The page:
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The DNA fingerprint in food forensics part II: the Jasmine rice case

corresponding

WERNER NADER1, OUK MAKARA2, JENNIFER ELSNER3, TORSTEN BRENDEL3, RAINER SCHUBBERT3 
1. Eurofins Global Control GmbH, Hamburg, Germany
2. Cambodian Agricultural Research and Development Institute, Phnom Penh, Cambodia
3. Eurofins Genomics Europe Applied Genomics GmbH, Ebersberg, Germany

Abstract

Jasmine rice is the customary name for premium fragrant cultivars originating from the lowlands of the Central East of Thailand and the North-western part of Cambodia. In contrast to the term “Basmati rice”, which is well defined in the pioneering UK Code of Practice (CoP) by a joint effort of all stakeholders in the UK, India and Pakistan, there is no common understanding about Jasmine rice authenticity. The French Rice Code includes the 3 varieties KDML105, RD15 and Pathum Thani 1 as Thai Jasmine rice and cultivars from Cambodia with similar characteristics as Jasmine rice. In contrast the Thai standard defines 8 varieties and the Cambodian standard five cultivars as Jasmine rice. The success of the UK CoP is due to its clarity and restriction to certain cultivars, geographical regions and specific characteristics affecting the cooking and appearance of the rice. DNA fingerprinting is defined as the standard method for authenticity testing. This report reveals that the genetic fingerprinting method based on 15 microsatellite or SSR (Simple Sequence Repeat) markers, which was recently developed for the differentiation of the 41 Basmati varieties in the revised UK CoP, can be also applied to Jasmine rice. Based on authentic reference materials obtained from the Cambodian Agricultural Research and Development Institute (CARDI) and from the trade the test not only allows the application of the French Rice Code, but also of the Cambodian Milled Rice Standard. This might lead to more transparency for the trade and consumers, increase the quality of this premium rice and contribute to its success on the world markets.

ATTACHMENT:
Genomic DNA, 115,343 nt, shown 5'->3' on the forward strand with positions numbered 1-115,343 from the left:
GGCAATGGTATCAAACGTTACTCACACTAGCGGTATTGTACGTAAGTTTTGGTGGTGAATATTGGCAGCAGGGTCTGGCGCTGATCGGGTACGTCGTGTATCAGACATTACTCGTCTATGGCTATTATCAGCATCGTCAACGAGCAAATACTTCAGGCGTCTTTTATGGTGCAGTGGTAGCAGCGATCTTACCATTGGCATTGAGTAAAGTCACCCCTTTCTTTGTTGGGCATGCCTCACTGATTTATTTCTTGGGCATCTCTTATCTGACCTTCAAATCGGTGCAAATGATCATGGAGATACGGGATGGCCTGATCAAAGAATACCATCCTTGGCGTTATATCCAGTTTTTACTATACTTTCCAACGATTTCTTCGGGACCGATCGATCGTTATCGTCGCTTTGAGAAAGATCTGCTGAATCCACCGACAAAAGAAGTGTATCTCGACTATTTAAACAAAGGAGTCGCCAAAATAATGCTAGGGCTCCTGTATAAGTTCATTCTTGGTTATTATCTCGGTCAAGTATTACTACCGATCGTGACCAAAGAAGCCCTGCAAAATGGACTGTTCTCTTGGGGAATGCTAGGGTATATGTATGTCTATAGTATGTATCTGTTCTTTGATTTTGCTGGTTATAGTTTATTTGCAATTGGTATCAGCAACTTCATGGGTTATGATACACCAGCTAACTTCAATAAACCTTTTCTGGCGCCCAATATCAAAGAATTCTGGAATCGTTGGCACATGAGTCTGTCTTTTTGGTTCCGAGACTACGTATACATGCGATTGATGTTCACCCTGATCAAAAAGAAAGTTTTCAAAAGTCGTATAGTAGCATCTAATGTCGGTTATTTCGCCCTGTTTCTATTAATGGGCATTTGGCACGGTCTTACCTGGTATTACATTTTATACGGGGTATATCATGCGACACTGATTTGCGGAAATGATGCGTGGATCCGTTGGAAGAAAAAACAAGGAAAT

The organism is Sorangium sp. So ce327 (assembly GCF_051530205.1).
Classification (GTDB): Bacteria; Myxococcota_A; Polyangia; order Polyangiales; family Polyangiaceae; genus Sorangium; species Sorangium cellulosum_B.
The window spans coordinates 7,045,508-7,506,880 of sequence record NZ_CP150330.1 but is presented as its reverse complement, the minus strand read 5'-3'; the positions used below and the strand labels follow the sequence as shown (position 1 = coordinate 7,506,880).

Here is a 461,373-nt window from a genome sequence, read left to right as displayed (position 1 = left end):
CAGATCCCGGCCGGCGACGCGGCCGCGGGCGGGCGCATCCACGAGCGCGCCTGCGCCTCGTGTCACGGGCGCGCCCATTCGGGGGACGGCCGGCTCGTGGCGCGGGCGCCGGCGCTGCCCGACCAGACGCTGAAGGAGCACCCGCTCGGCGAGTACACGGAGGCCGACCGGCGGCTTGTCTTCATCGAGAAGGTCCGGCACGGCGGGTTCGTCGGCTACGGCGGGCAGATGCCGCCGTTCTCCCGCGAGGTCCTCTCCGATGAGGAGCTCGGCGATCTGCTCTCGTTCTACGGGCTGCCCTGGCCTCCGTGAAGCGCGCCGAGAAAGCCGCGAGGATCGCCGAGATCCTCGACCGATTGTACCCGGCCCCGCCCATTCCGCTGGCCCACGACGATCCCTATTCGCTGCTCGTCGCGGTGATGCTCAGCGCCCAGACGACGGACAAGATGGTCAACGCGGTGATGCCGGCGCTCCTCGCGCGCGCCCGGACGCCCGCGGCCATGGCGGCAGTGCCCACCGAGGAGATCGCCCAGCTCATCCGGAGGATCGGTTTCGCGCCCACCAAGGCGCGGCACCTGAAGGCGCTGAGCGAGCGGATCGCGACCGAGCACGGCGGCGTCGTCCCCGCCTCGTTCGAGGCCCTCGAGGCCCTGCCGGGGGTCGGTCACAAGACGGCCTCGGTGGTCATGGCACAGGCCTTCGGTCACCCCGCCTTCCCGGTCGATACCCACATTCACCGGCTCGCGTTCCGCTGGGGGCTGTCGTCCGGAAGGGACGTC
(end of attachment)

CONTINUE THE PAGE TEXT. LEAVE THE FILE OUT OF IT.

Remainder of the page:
INTRODUCTION

DNA fingerprinting was invented by Sir Alec Jeffreys and first applied as a forensic tool in an immigration dispute (1). Since then it became the gold standard in paternity testing and human forensics to identify individuals during criminal investigations. Also in food forensics it is a standard tool for the differentiation of plant varieties and animal breeds (2-4). Authenticity testing of Basmati rice is the first example of its routine application for food control (4-6). Basmati is a premium fragrant rice with defined geographic origins and typical cooking characteristics. Due its higher price adulterations with cheaper common long grain rice have been frequently observed. As a consequence the UK Rice Association, British Rice Millers Association and British Retail Consortium developed the UK Code of Practice (CoP, 7), which defines Basmati authenticity and determines DNA fingerprinting as the standard method for the application of the Code.

 

Jasmine rice is an aromatic rice speciality from Southeast Asia with superb cooking characteristics. Its fragrance is similar to Basmati rice or pandan grass with 2-acetyl-1-pyrroline as ...




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